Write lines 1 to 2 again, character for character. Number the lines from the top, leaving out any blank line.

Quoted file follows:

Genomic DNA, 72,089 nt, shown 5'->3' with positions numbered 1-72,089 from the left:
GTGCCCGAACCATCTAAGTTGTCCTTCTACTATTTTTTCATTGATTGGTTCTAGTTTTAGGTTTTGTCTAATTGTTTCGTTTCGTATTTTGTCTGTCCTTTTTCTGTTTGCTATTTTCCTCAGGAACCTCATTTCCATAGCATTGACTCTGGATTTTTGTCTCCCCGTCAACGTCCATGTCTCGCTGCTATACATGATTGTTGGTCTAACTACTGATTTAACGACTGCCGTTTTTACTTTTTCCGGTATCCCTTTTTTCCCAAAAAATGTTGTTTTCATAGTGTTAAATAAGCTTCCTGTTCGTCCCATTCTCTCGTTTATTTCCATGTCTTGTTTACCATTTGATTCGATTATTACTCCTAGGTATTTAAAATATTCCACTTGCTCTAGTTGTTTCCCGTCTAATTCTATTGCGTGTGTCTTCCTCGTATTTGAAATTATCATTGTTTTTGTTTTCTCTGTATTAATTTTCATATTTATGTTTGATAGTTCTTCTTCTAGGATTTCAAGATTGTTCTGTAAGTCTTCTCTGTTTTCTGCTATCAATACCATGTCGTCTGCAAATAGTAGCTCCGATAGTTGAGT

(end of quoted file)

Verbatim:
Genomic DNA, 72,089 nt, shown 5'->3' with positions numbered 1-72,089 from the left:
GTGCCCGAACCATCTAAGTTGTCCTTCTACTATTTTTTCATTGATTGGTTCTAGTTTTAGGTTTTGTCTAATTGTTTCGTTTCGTATTTTGTCTGTCCTTTTTCTGTTTGCTATTTTCCTCAGGAACCTCATTTCCATAGCATTGACTCTGGATTTTTGTCTCCCCGTCAACGTCCATGTCTCGCTGCTATACATGATTGTTGGTCTAACTACTGATTTAACGACTGCCGTTTTTACTTTTTCCGGTATCCCTTTTTTCCCAAAAAATGTTGTTTTCATAGTGTTAAATAAGCTTCCTGTTCGTCCCATTCTCTCGTTTATTTCCATGTCTTGTTTACCATTTGATTCGATTATTACTCCTAGGTATTTAAAATATTCCACTTGCTCTAGTTGTTTCCCGTCTAATTCTATTGCGTGTGTCTTCCTCGTATTTGAAATTATCATTGTTTTTGTTTTCTCTGTATTAATTTTCATATTTATGTTTGATAGTTCTTCTTCTAGGATTTCAAGATTGTTCTGTAAGTCTTCTCTGTTTTCTGCTATCAATACCATGTCGTCTGCAAATAGTAGCTCCGATAGTTGAGT